A static method, however, is not called on a particular object. It does
not even need an object of the class to be instantiated. You would have
to specify the class explicitly, for example:

Derived1::staticFunc();
Derived2::staticFunc();
Base::staticFunc(); // does not make sense -- how should the compiler
// know which derived version you mean?

Therefore, the function's virtualness would be completely senseless.
Static and virtual are incompartible concepts.


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Christian Hackl
 
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Christian Hackl
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      04-09-2008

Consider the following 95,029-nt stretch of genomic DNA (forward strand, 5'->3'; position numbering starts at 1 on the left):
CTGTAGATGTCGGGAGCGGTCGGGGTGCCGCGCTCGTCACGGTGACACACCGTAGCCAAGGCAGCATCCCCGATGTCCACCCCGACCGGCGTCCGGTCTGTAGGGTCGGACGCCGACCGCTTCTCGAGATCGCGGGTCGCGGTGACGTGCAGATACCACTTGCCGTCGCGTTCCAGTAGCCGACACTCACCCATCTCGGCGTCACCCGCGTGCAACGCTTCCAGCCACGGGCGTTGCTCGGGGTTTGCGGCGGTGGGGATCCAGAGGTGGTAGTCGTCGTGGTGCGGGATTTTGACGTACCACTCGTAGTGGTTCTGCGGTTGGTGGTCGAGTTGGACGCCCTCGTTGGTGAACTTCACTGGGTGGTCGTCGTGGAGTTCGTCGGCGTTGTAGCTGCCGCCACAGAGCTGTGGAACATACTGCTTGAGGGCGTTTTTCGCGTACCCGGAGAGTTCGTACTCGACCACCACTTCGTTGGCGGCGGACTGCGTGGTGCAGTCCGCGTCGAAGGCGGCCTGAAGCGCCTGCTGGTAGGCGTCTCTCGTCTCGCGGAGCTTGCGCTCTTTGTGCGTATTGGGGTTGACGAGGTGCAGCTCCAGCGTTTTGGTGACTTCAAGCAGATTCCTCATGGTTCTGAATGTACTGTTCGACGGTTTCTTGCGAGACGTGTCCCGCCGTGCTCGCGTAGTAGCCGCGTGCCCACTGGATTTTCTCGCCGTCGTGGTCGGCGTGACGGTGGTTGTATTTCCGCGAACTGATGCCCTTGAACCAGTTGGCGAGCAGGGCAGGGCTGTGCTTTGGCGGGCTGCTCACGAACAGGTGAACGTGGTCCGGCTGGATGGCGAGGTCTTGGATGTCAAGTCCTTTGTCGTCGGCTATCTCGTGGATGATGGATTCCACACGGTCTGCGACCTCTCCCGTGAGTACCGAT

Christian Hackl wrote:

> Base *ptr1 = new Derived1;
> Base *ptr2 = new Derived2;
> ptr1->func(); // Derived1::func() called because ptr1 points to a
> // Derived1 object
> ptr2->func(); // Derived2::func() called because ptr1 points to a
> // Derived2 object


I meant to say "because ptr2 points to a Derived2 object", of course.

> Static and virtual are incompartible concepts.


And I also meant to say "incompatible" instead of "incompartible"


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Christian Hackl
 
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Christian Hackl
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      04-09-2008
Victor Bazarov wrote:

> That's not entirely true. I urge the OP and you to look through
> the archives of this and the com.lang.c++.moderated newsgroups to
> find that _sometimes_ (not at all often, of course) there *can*
> be a need for a static virtual mechanism. Don't get hung up on
> the need to have a pointer to the object to call a virtual function